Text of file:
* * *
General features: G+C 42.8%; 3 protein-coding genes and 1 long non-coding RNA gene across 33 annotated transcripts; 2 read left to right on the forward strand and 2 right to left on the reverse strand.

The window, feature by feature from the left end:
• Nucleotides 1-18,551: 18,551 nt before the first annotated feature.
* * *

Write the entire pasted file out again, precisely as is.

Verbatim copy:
General features: G+C 42.8%; 3 protein-coding genes and 1 long non-coding RNA gene across 33 annotated transcripts; 2 read left to right on the forward strand and 2 right to left on the reverse strand.

The window, feature by feature from the left end:
• Nucleotides 1-18,551: 18,551 nt before the first annotated feature.